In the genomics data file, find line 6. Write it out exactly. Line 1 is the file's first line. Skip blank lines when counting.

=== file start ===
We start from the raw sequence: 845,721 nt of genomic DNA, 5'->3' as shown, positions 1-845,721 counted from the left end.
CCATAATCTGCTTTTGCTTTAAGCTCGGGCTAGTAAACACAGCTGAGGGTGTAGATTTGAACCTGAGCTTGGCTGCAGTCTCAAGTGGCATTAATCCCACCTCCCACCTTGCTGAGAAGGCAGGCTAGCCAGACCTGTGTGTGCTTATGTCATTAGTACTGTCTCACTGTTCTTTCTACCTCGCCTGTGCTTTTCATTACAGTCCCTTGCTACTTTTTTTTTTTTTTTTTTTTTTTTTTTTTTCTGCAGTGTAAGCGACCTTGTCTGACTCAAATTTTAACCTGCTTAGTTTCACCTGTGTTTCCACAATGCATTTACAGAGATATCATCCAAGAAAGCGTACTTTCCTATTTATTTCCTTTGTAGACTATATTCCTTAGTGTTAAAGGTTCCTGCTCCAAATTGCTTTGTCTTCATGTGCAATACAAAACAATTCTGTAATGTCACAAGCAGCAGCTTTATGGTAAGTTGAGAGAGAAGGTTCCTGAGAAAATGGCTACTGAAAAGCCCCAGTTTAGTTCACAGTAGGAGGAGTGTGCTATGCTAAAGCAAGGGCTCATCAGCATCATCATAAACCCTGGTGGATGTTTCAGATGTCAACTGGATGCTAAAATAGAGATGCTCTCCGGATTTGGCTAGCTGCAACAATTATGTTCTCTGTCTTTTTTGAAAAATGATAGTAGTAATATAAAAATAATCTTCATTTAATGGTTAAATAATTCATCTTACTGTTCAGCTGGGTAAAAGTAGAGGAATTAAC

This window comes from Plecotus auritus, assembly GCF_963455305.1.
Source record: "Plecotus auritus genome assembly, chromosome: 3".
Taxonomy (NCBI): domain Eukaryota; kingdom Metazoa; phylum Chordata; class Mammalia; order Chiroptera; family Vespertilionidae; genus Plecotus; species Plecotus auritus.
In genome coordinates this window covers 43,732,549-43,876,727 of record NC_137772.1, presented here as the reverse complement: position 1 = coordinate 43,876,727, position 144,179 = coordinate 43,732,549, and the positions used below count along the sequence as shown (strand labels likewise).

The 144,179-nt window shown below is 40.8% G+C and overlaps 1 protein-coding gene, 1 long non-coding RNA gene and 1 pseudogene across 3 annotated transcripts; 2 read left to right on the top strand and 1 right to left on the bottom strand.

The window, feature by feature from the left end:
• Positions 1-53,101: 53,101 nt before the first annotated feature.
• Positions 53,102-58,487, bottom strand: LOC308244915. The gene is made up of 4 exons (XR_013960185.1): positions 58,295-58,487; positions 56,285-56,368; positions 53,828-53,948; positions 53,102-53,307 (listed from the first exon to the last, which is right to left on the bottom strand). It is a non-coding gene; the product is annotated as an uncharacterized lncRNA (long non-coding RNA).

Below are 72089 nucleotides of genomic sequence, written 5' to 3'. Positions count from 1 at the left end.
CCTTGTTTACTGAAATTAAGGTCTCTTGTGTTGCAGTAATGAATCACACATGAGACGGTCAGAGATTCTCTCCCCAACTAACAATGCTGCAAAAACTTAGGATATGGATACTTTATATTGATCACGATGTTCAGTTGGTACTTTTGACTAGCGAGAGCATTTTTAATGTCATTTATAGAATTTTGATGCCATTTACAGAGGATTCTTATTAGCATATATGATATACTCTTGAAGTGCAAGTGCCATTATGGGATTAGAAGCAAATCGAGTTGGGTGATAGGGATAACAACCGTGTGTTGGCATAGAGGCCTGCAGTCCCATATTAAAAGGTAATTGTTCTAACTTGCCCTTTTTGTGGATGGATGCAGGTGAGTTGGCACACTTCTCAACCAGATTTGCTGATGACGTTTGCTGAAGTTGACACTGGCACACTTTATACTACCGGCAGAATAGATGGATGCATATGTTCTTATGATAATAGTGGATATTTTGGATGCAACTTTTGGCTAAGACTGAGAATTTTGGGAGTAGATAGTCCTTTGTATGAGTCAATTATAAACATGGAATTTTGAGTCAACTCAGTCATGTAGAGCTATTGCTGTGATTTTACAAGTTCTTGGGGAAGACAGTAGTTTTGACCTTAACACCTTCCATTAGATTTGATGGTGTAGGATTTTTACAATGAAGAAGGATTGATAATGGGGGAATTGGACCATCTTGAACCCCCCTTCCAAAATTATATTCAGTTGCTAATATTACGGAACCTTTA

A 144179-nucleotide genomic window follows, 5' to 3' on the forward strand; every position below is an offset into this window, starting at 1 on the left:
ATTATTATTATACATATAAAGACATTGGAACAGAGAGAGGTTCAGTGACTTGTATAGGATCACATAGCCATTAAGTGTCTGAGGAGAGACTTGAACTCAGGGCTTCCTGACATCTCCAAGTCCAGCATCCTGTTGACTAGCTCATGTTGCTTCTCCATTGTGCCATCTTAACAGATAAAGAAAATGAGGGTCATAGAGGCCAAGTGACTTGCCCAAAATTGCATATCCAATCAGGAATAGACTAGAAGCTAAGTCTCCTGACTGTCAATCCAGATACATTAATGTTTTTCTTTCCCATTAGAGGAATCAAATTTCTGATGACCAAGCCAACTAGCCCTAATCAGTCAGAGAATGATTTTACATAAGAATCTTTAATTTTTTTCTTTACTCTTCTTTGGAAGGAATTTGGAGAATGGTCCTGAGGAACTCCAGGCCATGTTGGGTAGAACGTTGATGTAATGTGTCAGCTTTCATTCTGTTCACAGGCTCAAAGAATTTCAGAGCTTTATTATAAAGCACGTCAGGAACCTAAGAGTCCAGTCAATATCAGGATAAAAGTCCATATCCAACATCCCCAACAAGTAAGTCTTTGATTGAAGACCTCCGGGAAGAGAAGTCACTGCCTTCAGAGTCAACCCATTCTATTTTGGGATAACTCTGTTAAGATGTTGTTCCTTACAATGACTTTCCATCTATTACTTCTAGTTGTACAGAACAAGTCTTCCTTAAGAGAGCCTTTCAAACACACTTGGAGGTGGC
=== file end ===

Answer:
In genome coordinates this window covers 43,732,549-43,876,727 of record NC_137772.1, presented here as the reverse complement: position 1 = coordinate 43,876,727, position 144,179 = coordinate 43,732,549, and the positions used below count along the sequence as shown (strand labels likewise).